Christmas at The Inn

my pic

‘Tis the season to be jolly, but we are not, not in the least. Our country has been pulled inside out. Wages have been cut in half. Businesses like mine suffer. Many people have locked their shops and restaurants because there are no patrons, or out of fear of thieves. The banks have closed their cold doors. The hospitals and orphanages are too full to open theirs. Beggar children have multiplied in the streets during the day. Gangs of thugs patrol them at night. The spirit of Christmas is obscured by the hunger in our bellies.

The Inn sits on the hillside of Harissa. The holy hill hugs the seaside, and at the top is the Chapel of Mariam. Pilgrims from neighboring countries visit every Christmas. This season there are few who will brave the terrors of this country, to receive a blessing on the holy site. In front of the chapel is the statue of Mariam. She holds her hands out, like a mother embracing her children. This year she looks like one of us, holding out her hands in desperation.

The Inn was inherited by my late husband from his father. I have taken over it’s management in the past five years, and my daughter helps me. The Inn had always been full during the Christmas season. This year I doubt I can make enough to survive until the middle of the new year. I may be forced to close its doors. Candi and I will have to travel to my parents town, on the other side of the mountains. I fear what might happen to us, a mother and child traveling alone. In the two rooms that are occupied, there is a middle aged couple from Jordan, and two young women from Cyprus. The cold wind haunts the empty rooms. Their old wooden doors creak day and night.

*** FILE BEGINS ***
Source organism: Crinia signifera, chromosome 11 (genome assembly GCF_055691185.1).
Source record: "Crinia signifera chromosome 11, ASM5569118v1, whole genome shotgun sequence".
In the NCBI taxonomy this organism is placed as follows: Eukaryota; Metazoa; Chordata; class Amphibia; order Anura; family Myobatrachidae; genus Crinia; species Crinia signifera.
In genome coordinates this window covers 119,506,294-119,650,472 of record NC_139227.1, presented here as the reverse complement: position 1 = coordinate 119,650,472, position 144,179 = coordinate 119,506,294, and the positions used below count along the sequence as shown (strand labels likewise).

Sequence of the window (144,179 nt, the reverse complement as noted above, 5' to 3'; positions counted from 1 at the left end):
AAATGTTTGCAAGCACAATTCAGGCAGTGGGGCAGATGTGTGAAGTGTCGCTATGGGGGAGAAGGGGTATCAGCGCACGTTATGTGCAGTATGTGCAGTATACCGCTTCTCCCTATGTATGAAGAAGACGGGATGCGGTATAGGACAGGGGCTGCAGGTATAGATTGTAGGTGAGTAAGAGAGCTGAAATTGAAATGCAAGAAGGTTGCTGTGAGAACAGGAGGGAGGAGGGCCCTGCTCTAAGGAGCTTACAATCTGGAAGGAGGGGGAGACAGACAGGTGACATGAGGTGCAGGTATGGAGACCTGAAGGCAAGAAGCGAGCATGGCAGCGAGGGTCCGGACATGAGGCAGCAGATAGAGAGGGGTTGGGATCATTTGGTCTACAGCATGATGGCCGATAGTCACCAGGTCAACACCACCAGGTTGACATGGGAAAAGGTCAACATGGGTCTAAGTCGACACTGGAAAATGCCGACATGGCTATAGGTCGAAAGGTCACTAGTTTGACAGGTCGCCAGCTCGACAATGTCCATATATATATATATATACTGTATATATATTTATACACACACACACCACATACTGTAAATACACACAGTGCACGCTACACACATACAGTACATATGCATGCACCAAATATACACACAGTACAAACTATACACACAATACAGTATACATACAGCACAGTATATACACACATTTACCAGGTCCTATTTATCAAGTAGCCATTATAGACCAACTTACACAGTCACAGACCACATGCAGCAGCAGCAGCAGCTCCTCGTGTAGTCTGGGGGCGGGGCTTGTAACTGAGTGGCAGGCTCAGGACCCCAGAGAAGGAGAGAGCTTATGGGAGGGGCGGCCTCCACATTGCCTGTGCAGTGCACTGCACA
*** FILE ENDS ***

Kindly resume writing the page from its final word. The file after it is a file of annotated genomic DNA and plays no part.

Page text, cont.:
On the morning of Christmas Eve I prepared a simple, yet plentiful breakfast. The guests ate in silence. The country has imparted its depression to all those who come here. The young women spooned their half eaten meals into small cloth bags. I took offense to it. “Are you not satisfied with the meal? It’s been prepared from this summer’s preserves, and my daughter baked bread this morning. You’ll be lucky to find such things outside my doors,” I said to them.

The young woman who had made the reservation said, “Your food is more than satisfactory ma’am, but there are women and children on the road. I can’t pass them without feeling guilty for having a full belly. That’s why we’re sharing our food.”

“Bless you. Out of desperation, most of us have forgotten to be so generous,” I said.

After the guests had left on their pilgrimage up the hillside I cleaned the dining room and kitchen. Candi made the beds and swept the floors, and then we waited for the sun to set and the guests to come back from their pilgrimage. We sat on the porch and sipped our tea. These days have worn out our emotions; we didn’t have much to say to each other. Candi stopped asking questions about the situation. Being together was more important than anything else. Some families had to separate to survive. Husbands had left their wives to find work, and mothers had abandoned their children in orphanages knowing that at least they’d be fed. We were the lucky ones, but I didn’t know how much longer luck would lead us.

“Mom, mom,” Candi was pulling at my sleeve. “We’ve got guests.”

A young couple materialized in front of me. I hadn’t seen them approaching. I’d been lost in thought. The woman was pregnant, and looked like she would collapse from exhaustion.

“Come dear, have a seat.” I stood up and offered her mine. “How’d you get here? You couldn’t have walked all the way.”